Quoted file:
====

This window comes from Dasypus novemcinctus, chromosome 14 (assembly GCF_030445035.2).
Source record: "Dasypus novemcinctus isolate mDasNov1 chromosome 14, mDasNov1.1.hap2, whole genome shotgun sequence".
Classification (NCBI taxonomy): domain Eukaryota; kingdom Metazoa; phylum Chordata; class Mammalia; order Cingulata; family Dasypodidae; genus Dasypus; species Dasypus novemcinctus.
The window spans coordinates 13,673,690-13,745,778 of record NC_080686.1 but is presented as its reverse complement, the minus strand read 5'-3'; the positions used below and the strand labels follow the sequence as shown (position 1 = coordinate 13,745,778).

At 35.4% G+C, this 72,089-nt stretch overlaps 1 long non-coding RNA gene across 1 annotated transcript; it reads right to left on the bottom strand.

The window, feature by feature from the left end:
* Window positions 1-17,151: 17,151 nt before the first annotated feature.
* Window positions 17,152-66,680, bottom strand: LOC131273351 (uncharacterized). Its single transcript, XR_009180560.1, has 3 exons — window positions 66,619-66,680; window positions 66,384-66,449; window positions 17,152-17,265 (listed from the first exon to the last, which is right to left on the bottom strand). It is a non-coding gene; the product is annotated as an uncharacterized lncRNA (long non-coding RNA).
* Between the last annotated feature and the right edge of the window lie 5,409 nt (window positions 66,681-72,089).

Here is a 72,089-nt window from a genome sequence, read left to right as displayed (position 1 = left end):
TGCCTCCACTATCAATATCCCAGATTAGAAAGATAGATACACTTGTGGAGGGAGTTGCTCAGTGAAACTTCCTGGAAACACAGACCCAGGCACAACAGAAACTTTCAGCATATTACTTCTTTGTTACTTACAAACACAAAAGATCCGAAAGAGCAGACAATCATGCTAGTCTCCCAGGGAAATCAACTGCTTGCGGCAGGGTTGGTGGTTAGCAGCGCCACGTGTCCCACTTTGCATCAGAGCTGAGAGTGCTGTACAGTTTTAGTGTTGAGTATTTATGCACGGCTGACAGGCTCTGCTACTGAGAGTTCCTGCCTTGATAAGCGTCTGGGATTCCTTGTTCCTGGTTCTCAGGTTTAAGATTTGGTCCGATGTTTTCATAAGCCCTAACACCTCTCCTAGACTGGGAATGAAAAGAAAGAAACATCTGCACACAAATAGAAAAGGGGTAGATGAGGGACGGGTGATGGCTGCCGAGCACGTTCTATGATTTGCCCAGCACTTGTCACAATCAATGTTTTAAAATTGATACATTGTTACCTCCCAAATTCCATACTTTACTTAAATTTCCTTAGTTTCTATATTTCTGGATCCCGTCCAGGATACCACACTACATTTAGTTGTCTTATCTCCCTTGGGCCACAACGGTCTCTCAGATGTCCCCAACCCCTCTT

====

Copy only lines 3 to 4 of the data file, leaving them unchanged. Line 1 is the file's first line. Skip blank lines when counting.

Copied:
Classification (NCBI taxonomy): domain Eukaryota; kingdom Metazoa; phylum Chordata; class Mammalia; order Cingulata; family Dasypodidae; genus Dasypus; species Dasypus novemcinctus.
The window spans coordinates 13,673,690-13,745,778 of record NC_080686.1 but is presented as its reverse complement, the minus strand read 5'-3'; the positions used below and the strand labels follow the sequence as shown (position 1 = coordinate 13,745,778).